January 27, 2011
Swedish Wolf Hunt Draws Legal Action from European Union
By David Maccar
The European Union’s executive arm has launched legal action against Sweden today for allowing hunters to shoot 20 wolves this year. Sweden opened a hunting season on Jan. 15 following a 2009 decision by parliament to limit the wolf population to 210 animals in 20 packs. Last year’s hunt was the first in Sweden since 1964. The EU has raised concerns because it says wolves are threatened with extinction in Scandinavia.
From this AFP story via Google News:
The European Union's executive arm raised concerns about Sweden's wolf policy, including the licensed hunting of a protected species and the "arbitrary ceiling" of 210 wolves that was set for the animal's population.
Sweden opened a hunting season on January 15 allowing hunters to kill 20 wolves. More than 6,700 hunters participated in the hunt, the commission said. As of Wednesday -- 11 days after the hunt started -- 18 of the 20 wolves had been killed, the Swedish environmental protection agency said.
The hunt follows a 2009 decision by parliament to limit the wolf population to 210 animals, spread out in 20 packs, with 20 new pups per year, for a period of five years by issuing hunting permits in regions where wolves have recently reproduced.
The Scandinavian country resumed wolf hunting last year when it set a quota of 27 wolves. It was the first wolf hunt since 1964.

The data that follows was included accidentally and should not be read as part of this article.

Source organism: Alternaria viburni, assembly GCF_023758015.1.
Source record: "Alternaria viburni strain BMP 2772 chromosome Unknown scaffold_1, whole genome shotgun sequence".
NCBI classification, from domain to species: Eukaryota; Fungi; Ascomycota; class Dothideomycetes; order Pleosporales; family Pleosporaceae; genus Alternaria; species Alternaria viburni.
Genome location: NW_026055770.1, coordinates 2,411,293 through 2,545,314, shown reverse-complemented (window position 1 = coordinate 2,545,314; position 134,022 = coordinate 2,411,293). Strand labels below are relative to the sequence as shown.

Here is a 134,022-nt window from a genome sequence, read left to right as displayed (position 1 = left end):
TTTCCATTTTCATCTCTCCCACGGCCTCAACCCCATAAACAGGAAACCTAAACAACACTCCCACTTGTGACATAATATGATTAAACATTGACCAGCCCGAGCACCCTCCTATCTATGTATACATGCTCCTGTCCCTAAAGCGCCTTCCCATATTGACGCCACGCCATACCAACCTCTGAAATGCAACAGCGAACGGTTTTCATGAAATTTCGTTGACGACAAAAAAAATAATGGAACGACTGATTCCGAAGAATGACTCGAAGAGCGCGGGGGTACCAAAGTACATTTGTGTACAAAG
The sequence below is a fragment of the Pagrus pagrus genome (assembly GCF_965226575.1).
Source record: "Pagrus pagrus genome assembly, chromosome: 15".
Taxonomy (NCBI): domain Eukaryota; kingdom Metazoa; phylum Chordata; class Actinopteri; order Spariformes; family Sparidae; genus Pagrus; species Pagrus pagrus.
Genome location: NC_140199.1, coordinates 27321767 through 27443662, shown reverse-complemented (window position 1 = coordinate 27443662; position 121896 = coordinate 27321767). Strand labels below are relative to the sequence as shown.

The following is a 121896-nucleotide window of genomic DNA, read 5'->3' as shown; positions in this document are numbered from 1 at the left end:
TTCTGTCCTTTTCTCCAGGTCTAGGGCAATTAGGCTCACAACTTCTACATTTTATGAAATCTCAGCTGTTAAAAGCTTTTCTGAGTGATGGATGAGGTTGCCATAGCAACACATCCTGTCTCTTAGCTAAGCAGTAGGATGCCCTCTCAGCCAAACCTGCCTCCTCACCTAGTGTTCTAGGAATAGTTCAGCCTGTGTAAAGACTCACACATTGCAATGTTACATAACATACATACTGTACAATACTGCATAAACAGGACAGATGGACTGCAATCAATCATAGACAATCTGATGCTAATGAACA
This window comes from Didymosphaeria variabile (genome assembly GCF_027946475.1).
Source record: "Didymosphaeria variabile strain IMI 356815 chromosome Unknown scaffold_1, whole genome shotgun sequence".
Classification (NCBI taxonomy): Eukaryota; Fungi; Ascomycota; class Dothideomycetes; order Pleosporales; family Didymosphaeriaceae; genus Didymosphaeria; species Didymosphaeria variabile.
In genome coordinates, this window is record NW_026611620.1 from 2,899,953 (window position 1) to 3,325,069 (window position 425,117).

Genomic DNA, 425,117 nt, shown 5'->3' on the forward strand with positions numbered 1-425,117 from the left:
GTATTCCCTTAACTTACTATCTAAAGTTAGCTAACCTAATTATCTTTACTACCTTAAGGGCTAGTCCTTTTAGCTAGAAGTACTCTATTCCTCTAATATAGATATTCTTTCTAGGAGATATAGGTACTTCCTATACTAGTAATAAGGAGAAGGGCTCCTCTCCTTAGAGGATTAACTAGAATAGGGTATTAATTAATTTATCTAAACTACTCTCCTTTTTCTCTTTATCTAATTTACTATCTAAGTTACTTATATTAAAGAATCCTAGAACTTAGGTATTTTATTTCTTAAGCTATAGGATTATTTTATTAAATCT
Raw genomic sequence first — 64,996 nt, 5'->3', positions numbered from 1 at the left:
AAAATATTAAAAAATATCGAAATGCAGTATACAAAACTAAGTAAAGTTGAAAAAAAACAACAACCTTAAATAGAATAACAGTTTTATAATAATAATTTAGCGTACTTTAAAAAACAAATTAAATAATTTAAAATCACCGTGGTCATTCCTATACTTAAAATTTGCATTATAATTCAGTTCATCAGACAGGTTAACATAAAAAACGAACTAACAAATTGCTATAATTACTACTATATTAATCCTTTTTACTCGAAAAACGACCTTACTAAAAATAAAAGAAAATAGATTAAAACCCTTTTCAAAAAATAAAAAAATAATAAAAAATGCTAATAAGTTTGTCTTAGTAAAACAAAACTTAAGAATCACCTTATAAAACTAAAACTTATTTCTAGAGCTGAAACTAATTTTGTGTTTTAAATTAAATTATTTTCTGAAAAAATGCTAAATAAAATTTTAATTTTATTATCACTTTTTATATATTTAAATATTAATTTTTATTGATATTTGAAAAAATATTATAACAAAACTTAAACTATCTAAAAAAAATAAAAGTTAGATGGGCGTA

After almost disappearing, wolves have reproduced in the last three decades with sheep and reindeer increasingly under attack.
The European Commission decided to open a formal infringement procedure, which can lead to a case before the European Court of Justice, which can impose hefty fines on EU states that violate the bloc's rules.
Swedish Environment Minister Andreas Carlgren on Thursday reacted to the Commission's announcement and said Sweden alone could decide whether or not to allow the country's wolf hunt.
"I am confident that we will be able to dispel the doubts that the Commission has on our wolf policy," he told reporters.
"It is our conviction that decisions on the predator policy should be foremost taken in Sweden, near the people concerned, not in Brussels," he and Agriculture Minister Eskil Andersson said in a statement.
Thoughts? Any similiarities to the wolf debate in parts of the U.S.?